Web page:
Park City-area snowpack situation could lead to fish die-offs
May 11, 2018
Editor's note: This article is one of four exploring the water situation in the Park City area following a winter with sparse snowfall. The others examine the snowpack, the capability of the city waterworks system to withstand a dry year and the factors involved in City Hall drought declarations.
The low snowfall in the winter may make it a difficult summer for people who want keep their lawns green, but the situation may be life or death for fish in area waterways.
The water runoff from melting snow at the upper elevations to the streams and rivers at the lower elevations is expected to be well below average. The impacts could be dramatic on the fish population in Park City and surrounding Summit County, an activist said.
Zachary Frankel, the executive director of the Utah Rivers Council, said bodies of water are projected to be shallower than after a winter of normal snowfall. If that occurs, the eventual temperature of the waterways will increase as a result of the shallower depths, he said, explaining that the oxygen levels in the water fall as the temperature increases.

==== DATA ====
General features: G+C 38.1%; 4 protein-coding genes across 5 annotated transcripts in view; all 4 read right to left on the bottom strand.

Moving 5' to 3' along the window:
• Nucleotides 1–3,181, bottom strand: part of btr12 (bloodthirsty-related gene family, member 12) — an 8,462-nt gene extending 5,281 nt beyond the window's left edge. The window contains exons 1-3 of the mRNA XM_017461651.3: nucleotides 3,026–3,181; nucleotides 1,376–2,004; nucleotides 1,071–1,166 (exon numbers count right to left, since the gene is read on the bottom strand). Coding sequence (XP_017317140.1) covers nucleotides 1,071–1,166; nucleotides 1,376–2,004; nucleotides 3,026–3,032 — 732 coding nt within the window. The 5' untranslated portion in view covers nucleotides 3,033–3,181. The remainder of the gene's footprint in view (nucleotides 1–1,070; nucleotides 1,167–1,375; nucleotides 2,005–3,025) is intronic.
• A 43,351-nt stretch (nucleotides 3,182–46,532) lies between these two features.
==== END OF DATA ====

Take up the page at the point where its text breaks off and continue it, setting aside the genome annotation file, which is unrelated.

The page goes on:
"One of our biggest threats to our streams across the state is sort of the cascade," he said.
The fish would attempt to find cooler water, the "preferred temperature range," but not all of them may successfully do so, he said. Trout populations at low and middle elevations would be impacted more heavily than those at higher elevations, he said.
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Meanwhile, Frankel said, the amount of toxic runoff that enters the waterways will be similar to previous years, regardless of the snowpack. That means the toxicity, which is created by fertilizers from farms and other sorts of contaminants, would be more concentrated with less water to dilute the runoff, he explained. The toxicity reduces oxygen levels in the water.
Frankel predicted more competition among fish for food and a higher than normal mortality rate for younger fish this summer. Frankel said the area could suffer fish die-offs.
"For critters that rely upon our rivers and streams, it's a big problem," he said.